16. The following activities have been undertaken or are planned:
A Technical Consultation on Sustainable Development in Agriculture, Forestry
and Fisheries for South Pacific Small-Island Developing States was held
in Apia, Samoa (May 1996).
Technical and financial assistance were provided in support of a "Working
Group on Agroforesty for the Pacific". The agroforestry information toolkit,
prepared at a regional participatory workshop in Fiji (1997), targets extension-level
A TCP was successfully implemented in the Seychelles in 1997 to address
the dieback of Takamaka (Colophyllum inophyllum var. takamaka),
an economically important tree species.
The recently completed Asia-Pacific Forestry Sector Outlook Study includes
a regional study of the South Pacific.
FAO and UNDP convened a regional meeting in Barbados (September 1997) to
discuss strategies for supporting the establishment of National Forestry
Policies in Caribbean SIDS. This was followed by an expert consultation
in Trinidad (1998) and a training course on forest policy held in the Dominican
As a follow-up to previous FAO assistance, a three-year UNDP/AusAID
funded Pacific Islands Forests and Tree Support Programme (PIT&TSP)
is currently assisting the 22 Pacific Island countries in strengthening
national and community capacities in the conservation and sustainable development
of forest and tree resources.
A sub-regional workshop on the conservation, management, sustainable utilization
and enhancement of forest genetic resources in the South Pacific is scheduled
for April 1999 in Apia, Samoa. This workshop is being organised by the
AusAID-funded South Pacific Regional Initiative on Forest Genetic Resources
(SPRIG) in collaboration with FAO, the South Pacific Regional Environment
Programme and the PIT&TSP above. The expected outcome is a sub-regional
Action Plan for Forest and Tree Genetic Resources.
Activities are currently ongoing within the FAO Forest Resources Assessment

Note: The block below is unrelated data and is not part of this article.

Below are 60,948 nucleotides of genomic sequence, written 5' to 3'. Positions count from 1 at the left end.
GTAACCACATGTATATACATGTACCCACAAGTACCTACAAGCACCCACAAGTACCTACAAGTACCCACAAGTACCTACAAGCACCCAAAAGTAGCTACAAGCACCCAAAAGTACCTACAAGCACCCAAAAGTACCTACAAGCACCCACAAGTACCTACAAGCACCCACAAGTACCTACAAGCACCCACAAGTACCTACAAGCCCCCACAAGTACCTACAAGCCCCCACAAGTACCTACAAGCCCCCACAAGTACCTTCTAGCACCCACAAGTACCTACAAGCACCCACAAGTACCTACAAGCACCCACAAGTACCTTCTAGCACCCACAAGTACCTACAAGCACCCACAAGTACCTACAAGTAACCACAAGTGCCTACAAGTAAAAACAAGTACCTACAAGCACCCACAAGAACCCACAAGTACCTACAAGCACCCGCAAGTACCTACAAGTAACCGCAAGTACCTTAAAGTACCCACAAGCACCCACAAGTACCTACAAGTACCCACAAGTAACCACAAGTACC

Programme to collect information on forest resources in all countries,
including SIDS, for presentation in 2000.
The European Commission and FAO have recently launched a three-year programme
to improve the quality and reliability of forestry data. The programme
will strengthen the capacity of selected ACP countries in Africa and the
Caribbean to gather and analyse key data, refine the methodology to collect
information not previously recorded (e.g. on trees outside forests, fuelwood
and non-wood forest products) and produce better assessments of likely
developments in the forestry sector. Several SIDS are included in this
project, and a workshop for the countries of the Caribbean is planned for
The FAO Forest Assessment Resources Program is currently negotiating its
involvement with the USDA Forest Service, US EROS Data Center and the Nature
Conservancy to cooperatively carry out the mapping of forest resources
of all Caribbean Islands.
FAO assistance has been requested for a Regional Watershed Management Project
for the Cook Islands, Fiji, Tonga and Samoa. The Government of Fiji has
also requested FAO assistance with a review of returns from forests and
forest products harvesting, processing and marketing to resource owners
and the Government.
V. PROPOSED PLAN OF ACTION
17. A draft Plan of Action for ensuring sustainable management of land,
water and forestry resources and environmental protection of SIDS has been
formulated for discussion at the Ministerial Conference. The Plan comprises
the following five main areas of actions:
18. The main forestry-related objectives and activities of the proposed
plan of action are presented below.
1. Adjusting to changes in the global trading environment
2. Towards a more intensified, diversified and sustainable agriculture
3. Meeting fisheries needs
4. Ensuring sustainable management of land, water and forestry resources
and environmental protection
5. Capacity building and institutional strengthening.
Objective 4.1: To promote the conservation and sustainable use of